Berkeley - A $2.1 million federal grant will help researchers at the University of California, Berkeley, study the economic impact of smoking prevention efforts in China, the largest consumer of tobacco products in the world.
The five-year grant from the Fogarty International Center of the National Institutes of Health (NIH) was announced today (Wednesday, Sept. 25). It is part of the Fogarty center's International Tobacco and Health Research and Capacity Building Program.
The research addresses the rising epidemic of smoking in the world's most populous country. Cigarette production in China has nearly doubled since 1982, and there are now more than 320 million smokers there - a quarter of all smokers worldwide.
"Policy makers in China have been operating with little information to help them properly judge the true economic impact of reducing tobacco use in the country," said Teh-wei Hu, professor of health economics at UC Berkeley's School of Public Health and principal investigator of the study. "We will look closely at the economic costs of smoking and the cost-effectiveness of tobacco control intervention so officials can make decisions based upon solid data."
Research supported by the NIH grant will consider the economic impact of China's entry into the World Trade Organization, which requires China to open up its domestic tobacco market to foreign companies. Foreign cigarettes now cost twice as much as domestic brands, but China has agreed to cut import tariffs on cigarettes from 65 percent to 25 percent by 2004.
"The tobacco industry in China is already feeling vulnerable to the coming competition from foreign markets," said Hu. "U.S. companies such as Philip Morris and R.J. Reynolds have already set up joint ventures in China in preparation for the change."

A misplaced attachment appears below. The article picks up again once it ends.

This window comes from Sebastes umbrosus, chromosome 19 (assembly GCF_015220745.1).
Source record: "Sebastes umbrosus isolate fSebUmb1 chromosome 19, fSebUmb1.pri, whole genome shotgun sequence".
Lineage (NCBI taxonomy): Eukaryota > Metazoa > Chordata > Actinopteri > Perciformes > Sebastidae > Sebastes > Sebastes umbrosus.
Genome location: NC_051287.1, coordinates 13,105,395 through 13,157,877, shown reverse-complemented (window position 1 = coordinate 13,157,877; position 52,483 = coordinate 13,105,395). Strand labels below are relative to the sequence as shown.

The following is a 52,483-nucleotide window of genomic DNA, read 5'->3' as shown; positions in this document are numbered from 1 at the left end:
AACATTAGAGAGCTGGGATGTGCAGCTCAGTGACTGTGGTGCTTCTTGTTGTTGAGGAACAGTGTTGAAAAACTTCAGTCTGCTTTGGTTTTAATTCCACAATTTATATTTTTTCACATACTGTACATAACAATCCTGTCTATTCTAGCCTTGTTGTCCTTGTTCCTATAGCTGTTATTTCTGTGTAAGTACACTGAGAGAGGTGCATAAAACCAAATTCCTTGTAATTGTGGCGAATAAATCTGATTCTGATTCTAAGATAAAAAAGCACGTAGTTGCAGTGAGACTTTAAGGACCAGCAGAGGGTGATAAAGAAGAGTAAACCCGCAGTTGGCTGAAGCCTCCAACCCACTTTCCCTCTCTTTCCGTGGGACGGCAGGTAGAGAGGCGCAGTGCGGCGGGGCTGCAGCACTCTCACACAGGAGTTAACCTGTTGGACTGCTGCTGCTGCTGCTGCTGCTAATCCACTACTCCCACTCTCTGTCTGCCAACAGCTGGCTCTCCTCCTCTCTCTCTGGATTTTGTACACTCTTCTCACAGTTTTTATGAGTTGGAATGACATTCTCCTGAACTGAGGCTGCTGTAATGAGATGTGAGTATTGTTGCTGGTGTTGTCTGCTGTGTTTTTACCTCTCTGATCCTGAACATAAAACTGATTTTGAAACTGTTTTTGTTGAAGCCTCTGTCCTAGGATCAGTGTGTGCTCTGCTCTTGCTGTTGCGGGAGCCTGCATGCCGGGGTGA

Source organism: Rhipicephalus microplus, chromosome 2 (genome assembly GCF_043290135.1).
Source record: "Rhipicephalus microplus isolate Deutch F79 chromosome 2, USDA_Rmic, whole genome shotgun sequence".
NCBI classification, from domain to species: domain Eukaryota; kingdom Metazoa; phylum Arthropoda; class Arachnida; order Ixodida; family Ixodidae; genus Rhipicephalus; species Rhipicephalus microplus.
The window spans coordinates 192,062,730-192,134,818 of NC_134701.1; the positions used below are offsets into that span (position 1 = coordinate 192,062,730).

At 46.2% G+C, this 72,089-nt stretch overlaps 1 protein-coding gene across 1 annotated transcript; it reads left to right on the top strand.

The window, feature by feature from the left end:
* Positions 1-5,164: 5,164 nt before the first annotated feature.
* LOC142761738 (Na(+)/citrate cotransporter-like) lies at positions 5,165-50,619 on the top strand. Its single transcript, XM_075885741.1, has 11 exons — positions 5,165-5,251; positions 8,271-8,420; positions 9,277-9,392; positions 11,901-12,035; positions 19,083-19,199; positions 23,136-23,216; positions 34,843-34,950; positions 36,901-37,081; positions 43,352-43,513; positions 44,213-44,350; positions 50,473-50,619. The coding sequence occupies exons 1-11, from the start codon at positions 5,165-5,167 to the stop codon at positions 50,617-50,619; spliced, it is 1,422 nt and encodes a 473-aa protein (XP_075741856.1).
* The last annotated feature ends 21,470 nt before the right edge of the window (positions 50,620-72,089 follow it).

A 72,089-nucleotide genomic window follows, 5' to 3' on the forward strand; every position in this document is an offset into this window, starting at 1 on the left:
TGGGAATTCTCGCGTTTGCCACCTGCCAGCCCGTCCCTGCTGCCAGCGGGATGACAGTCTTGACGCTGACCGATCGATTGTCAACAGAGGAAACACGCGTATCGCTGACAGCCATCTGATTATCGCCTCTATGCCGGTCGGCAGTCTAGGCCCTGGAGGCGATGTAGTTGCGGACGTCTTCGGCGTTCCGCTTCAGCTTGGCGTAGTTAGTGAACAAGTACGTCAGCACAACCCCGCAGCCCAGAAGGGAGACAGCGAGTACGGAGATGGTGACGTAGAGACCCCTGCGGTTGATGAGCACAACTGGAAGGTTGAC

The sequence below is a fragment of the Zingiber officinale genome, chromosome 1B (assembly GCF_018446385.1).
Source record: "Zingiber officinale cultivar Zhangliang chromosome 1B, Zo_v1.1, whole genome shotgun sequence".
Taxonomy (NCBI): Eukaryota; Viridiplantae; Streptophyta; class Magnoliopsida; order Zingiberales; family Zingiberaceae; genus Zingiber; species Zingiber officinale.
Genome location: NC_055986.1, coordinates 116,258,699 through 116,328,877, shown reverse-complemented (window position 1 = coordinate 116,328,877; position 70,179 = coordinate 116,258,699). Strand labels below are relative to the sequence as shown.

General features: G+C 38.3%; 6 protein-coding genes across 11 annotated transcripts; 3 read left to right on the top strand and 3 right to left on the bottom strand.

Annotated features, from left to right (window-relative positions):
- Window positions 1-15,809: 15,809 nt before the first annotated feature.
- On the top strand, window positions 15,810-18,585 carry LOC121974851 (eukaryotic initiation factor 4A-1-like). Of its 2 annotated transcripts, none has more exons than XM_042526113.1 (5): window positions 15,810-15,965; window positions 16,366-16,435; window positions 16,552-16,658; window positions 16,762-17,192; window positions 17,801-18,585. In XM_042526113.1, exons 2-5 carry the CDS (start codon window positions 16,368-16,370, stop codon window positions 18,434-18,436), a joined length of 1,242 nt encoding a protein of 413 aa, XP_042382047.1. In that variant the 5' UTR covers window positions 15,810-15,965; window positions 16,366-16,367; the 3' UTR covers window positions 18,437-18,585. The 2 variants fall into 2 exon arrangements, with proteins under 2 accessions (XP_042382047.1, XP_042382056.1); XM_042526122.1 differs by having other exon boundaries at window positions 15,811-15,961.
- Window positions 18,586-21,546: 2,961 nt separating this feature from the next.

An important part of the project includes establishing the framework for tobacco control research in China. Researchers at UC Berkeley will work closely with the World Bank, China's Ministry of Health, the Chinese Academy of Preventive Medicine and health economists from China's Beijing University, Fudan University and Sichuan University.
Co-investigators of the study at UC Berkeley include Kirk Smith, professor and chair of the Division of Environmental Health Sciences, and Katharine Hammond, professor of environmental health sciences.
To get a sense of the costs of secondhand smoke, Smith said the study will compare disease rates in non-smokers who live with a smoker with those who don't. In the vast majority of cases, the non-smoker will be a woman or child. Only four percent of women over 15 smoke in China, compared to 63 percent of men over 15.
"History has shown that one of the things that really helps get tobacco-control policies passed is public concern with passive smoking," said Smith. "It's one thing to say that smokers are only harming themselves, but quite another to say they may be hurting others, especially children."
Officials in China have been struggling to balance the health benefits of quitting smoking against the economic importance of the country's tobacco industry, which generated 11 percent of total revenues for the central government in 2000 from tobacco profits and tax. Tobacco production in China is government-run and provides a major source of income for farmers in poor regions of the country.
"This conflict of interest is a major dilemma for the Chinese
government," said Hu, who published an analysis in the June
issue of the journal Tobacco Control of how a tobacco tax
would affect smoking rates and China's economy. Hu used
published figures of tobacco production and consumption
in China from 1980 to 1997 to calculate the impact of a
cigarette tax increase.
Hu estimated that 5.76 million to 8.64 million smokers would quit if the price of a pack of cigarettes increased 10 percent, leading to an estimated loss of $142 million (11.74 billion Yuan) in earnings and revenue for the tobacco industry. Overall cigarette consumption would be reduced by 5.4 percent.
However, the extra tax revenue would generate about $297 million (24.58 billion Yuan) for the central government, more than offsetting the tobacco industry loss. The extra revenue could be used for rural health care, health promotion activities and to help tobacco farmers switch to other crops such as coffee, tea and flowers, said Hu.
Factoring in savings from reduced smoking-related medical care costs would add to the financial benefits for the government, saving up to $81 million (672 million Yuan). "It's a win-win situation for the central government," said Hu. "The same is true for other places that have raised the tobacco tax, such as California, England, Thailand and South Africa. They've all raised cigarette taxes and reduced consumption while increasing revenue."
Hu noted that his study in Tobacco Control, co-authored by Zhenzhong Mao, professor of health economics at Sichuan University, did not consider the effects of China's World Trade Organization membership, something this coming study will do.